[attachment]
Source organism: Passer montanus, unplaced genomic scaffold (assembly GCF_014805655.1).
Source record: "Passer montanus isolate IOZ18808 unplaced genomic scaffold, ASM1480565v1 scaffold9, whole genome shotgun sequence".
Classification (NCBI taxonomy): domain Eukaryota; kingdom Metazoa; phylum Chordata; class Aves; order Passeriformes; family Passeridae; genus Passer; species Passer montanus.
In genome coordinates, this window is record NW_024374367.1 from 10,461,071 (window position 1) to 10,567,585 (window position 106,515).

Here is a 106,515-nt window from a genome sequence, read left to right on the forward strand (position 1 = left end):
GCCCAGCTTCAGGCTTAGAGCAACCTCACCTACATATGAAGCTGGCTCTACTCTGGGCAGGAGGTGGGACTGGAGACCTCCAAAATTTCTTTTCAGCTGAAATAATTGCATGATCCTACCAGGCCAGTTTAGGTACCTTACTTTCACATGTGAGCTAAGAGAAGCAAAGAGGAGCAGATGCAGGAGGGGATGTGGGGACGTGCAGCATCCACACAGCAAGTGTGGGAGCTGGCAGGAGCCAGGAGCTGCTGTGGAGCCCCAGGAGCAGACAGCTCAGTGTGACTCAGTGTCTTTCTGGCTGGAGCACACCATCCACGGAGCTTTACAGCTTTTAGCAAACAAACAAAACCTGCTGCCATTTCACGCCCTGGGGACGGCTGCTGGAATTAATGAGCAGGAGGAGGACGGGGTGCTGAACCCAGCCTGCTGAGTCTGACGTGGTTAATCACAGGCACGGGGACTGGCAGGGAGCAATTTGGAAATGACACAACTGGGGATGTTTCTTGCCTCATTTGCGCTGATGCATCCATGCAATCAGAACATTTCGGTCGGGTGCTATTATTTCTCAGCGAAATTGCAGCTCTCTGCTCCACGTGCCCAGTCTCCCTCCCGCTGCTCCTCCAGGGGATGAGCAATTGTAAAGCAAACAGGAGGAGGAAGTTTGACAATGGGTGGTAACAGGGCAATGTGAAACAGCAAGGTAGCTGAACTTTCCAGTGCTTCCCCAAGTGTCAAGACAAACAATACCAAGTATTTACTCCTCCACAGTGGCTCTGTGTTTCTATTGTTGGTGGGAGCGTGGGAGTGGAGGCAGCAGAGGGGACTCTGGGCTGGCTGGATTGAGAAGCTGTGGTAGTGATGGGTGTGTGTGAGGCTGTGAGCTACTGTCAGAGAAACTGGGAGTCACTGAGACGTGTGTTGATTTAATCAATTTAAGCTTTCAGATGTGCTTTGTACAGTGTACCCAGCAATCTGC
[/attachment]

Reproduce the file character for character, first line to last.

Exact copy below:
Source organism: Passer montanus, unplaced genomic scaffold (assembly GCF_014805655.1).
Source record: "Passer montanus isolate IOZ18808 unplaced genomic scaffold, ASM1480565v1 scaffold9, whole genome shotgun sequence".
Classification (NCBI taxonomy): domain Eukaryota; kingdom Metazoa; phylum Chordata; class Aves; order Passeriformes; family Passeridae; genus Passer; species Passer montanus.
In genome coordinates, this window is record NW_024374367.1 from 10,461,071 (window position 1) to 10,567,585 (window position 106,515).

Here is a 106,515-nt window from a genome sequence, read left to right on the forward strand (position 1 = left end):
GCCCAGCTTCAGGCTTAGAGCAACCTCACCTACATATGAAGCTGGCTCTACTCTGGGCAGGAGGTGGGACTGGAGACCTCCAAAATTTCTTTTCAGCTGAAATAATTGCATGATCCTACCAGGCCAGTTTAGGTACCTTACTTTCACATGTGAGCTAAGAGAAGCAAAGAGGAGCAGATGCAGGAGGGGATGTGGGGACGTGCAGCATCCACACAGCAAGTGTGGGAGCTGGCAGGAGCCAGGAGCTGCTGTGGAGCCCCAGGAGCAGACAGCTCAGTGTGACTCAGTGTCTTTCTGGCTGGAGCACACCATCCACGGAGCTTTACAGCTTTTAGCAAACAAACAAAACCTGCTGCCATTTCACGCCCTGGGGACGGCTGCTGGAATTAATGAGCAGGAGGAGGACGGGGTGCTGAACCCAGCCTGCTGAGTCTGACGTGGTTAATCACAGGCACGGGGACTGGCAGGGAGCAATTTGGAAATGACACAACTGGGGATGTTTCTTGCCTCATTTGCGCTGATGCATCCATGCAATCAGAACATTTCGGTCGGGTGCTATTATTTCTCAGCGAAATTGCAGCTCTCTGCTCCACGTGCCCAGTCTCCCTCCCGCTGCTCCTCCAGGGGATGAGCAATTGTAAAGCAAACAGGAGGAGGAAGTTTGACAATGGGTGGTAACAGGGCAATGTGAAACAGCAAGGTAGCTGAACTTTCCAGTGCTTCCCCAAGTGTCAAGACAAACAATACCAAGTATTTACTCCTCCACAGTGGCTCTGTGTTTCTATTGTTGGTGGGAGCGTGGGAGTGGAGGCAGCAGAGGGGACTCTGGGCTGGCTGGATTGAGAAGCTGTGGTAGTGATGGGTGTGTGTGAGGCTGTGAGCTACTGTCAGAGAAACTGGGAGTCACTGAGACGTGTGTTGATTTAATCAATTTAAGCTTTCAGATGTGCTTTGTACAGTGTACCCAGCAATCTGC